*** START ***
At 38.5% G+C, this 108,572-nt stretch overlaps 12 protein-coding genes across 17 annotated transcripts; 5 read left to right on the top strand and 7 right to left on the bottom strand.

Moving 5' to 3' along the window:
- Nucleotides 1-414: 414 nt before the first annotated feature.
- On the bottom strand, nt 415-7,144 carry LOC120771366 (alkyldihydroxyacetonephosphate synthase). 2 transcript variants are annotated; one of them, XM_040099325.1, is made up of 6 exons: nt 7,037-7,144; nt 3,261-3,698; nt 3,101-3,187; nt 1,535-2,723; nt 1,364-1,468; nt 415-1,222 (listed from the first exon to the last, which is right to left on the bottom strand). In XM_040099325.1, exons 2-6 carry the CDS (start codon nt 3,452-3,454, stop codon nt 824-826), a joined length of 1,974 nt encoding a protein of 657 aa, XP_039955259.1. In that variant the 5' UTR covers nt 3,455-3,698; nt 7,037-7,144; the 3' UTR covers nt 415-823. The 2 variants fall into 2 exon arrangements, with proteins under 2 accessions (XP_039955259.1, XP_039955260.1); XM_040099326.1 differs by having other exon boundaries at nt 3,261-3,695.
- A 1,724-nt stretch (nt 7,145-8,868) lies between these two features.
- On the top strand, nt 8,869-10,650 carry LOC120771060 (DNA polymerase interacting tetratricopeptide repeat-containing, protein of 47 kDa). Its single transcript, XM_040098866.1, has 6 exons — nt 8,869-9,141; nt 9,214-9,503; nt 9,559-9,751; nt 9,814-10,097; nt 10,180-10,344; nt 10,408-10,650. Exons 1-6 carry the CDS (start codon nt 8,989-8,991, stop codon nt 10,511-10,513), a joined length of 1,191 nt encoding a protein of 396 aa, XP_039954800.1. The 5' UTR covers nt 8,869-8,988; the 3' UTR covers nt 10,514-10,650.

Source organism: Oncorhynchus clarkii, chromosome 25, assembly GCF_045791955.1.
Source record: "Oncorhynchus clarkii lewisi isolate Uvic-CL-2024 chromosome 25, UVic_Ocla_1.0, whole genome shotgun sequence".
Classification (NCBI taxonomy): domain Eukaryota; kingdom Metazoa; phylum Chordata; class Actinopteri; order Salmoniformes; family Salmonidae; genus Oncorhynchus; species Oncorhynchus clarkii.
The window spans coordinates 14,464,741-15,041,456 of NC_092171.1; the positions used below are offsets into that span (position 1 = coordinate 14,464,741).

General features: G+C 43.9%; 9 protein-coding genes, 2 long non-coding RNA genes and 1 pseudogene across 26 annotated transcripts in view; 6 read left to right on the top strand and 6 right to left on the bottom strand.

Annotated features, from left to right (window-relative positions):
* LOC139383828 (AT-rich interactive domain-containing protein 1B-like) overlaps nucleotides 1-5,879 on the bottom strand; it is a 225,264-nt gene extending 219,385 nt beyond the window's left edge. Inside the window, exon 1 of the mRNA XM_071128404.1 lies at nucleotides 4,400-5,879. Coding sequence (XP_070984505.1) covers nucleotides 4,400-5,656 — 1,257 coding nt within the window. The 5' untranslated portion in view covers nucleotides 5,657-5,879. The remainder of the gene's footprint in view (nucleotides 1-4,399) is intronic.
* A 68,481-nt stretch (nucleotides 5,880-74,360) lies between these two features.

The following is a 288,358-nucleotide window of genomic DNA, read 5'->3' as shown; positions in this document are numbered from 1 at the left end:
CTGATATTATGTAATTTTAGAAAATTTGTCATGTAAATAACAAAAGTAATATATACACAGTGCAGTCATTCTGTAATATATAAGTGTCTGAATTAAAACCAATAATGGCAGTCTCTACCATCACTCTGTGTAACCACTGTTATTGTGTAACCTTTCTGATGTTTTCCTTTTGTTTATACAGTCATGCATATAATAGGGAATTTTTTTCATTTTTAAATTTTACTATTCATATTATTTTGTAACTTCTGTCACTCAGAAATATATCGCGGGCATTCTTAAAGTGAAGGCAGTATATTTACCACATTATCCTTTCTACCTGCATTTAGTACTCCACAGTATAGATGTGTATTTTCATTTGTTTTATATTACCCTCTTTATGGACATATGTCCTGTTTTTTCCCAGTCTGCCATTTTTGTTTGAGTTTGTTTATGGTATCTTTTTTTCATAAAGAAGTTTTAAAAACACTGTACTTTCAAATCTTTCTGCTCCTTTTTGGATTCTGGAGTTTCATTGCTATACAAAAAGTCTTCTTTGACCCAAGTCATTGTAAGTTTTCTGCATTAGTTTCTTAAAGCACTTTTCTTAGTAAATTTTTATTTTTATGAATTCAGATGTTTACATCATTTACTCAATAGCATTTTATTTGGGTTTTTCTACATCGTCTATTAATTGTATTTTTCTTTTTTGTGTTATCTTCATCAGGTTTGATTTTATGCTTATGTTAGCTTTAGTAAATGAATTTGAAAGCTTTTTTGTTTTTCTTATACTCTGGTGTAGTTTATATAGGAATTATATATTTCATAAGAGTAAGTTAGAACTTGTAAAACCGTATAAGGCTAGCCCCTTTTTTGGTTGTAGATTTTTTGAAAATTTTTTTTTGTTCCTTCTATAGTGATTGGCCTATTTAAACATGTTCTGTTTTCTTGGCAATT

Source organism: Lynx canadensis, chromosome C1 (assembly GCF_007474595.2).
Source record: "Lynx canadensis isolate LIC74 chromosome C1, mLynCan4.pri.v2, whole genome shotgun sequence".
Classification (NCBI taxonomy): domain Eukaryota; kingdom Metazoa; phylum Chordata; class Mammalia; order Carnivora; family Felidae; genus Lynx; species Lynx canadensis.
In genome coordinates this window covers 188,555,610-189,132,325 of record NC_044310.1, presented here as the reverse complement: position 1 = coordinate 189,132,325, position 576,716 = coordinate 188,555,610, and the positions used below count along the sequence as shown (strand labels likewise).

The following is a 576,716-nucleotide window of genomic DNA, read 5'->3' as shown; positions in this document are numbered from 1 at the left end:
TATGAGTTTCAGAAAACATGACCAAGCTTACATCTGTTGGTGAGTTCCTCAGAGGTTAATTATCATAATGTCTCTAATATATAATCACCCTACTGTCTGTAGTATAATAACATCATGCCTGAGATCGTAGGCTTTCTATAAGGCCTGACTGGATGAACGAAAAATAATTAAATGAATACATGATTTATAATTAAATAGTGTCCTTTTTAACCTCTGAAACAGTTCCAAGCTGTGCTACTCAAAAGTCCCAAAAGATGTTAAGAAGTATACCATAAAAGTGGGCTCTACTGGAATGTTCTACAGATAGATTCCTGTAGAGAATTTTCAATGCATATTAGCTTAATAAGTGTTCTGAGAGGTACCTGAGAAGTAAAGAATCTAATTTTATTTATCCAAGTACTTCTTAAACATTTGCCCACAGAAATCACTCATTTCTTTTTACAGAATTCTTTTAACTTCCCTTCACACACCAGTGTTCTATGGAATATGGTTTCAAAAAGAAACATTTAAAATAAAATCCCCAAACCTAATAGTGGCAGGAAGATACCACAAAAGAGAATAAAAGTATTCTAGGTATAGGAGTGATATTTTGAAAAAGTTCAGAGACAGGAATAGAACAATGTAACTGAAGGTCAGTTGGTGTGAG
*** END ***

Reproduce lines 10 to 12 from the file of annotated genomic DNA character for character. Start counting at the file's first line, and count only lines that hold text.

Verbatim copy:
The window spans coordinates 14,464,741-15,041,456 of NC_092171.1; the positions used below are offsets into that span (position 1 = coordinate 14,464,741).

General features: G+C 43.9%; 9 protein-coding genes, 2 long non-coding RNA genes and 1 pseudogene across 26 annotated transcripts in view; 6 read left to right on the top strand and 6 right to left on the bottom strand.

Annotated features, from left to right (window-relative positions):